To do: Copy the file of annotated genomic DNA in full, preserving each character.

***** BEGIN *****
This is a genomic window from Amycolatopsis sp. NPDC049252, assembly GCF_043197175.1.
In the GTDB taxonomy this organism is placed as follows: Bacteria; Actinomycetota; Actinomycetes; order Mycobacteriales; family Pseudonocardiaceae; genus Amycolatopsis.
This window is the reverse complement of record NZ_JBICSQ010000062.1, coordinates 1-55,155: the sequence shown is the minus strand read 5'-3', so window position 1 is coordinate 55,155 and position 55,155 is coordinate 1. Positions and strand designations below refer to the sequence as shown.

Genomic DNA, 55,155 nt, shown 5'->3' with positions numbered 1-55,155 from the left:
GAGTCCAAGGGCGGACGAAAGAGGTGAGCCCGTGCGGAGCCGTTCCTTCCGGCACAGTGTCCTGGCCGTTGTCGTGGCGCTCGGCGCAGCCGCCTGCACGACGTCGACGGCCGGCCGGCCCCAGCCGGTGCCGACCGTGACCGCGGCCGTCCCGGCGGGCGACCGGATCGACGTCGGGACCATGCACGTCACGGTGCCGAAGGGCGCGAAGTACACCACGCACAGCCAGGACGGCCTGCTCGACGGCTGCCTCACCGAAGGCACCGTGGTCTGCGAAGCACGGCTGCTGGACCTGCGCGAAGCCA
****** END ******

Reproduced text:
This is a genomic window from Amycolatopsis sp. NPDC049252, assembly GCF_043197175.1.
In the GTDB taxonomy this organism is placed as follows: Bacteria; Actinomycetota; Actinomycetes; order Mycobacteriales; family Pseudonocardiaceae; genus Amycolatopsis.
This window is the reverse complement of record NZ_JBICSQ010000062.1, coordinates 1-55,155: the sequence shown is the minus strand read 5'-3', so window position 1 is coordinate 55,155 and position 55,155 is coordinate 1. Positions and strand designations below refer to the sequence as shown.

Genomic DNA, 55,155 nt, shown 5'->3' with positions numbered 1-55,155 from the left:
GAGTCCAAGGGCGGACGAAAGAGGTGAGCCCGTGCGGAGCCGTTCCTTCCGGCACAGTGTCCTGGCCGTTGTCGTGGCGCTCGGCGCAGCCGCCTGCACGACGTCGACGGCCGGCCGGCCCCAGCCGGTGCCGACCGTGACCGCGGCCGTCCCGGCGGGCGACCGGATCGACGTCGGGACCATGCACGTCACGGTGCCGAAGGGCGCGAAGTACACCACGCACAGCCAGGACGGCCTGCTCGACGGCTGCCTCACCGAAGGCACCGTGGTCTGCGAAGCACGGCTGCTGGACCTGCGCGAAGCCA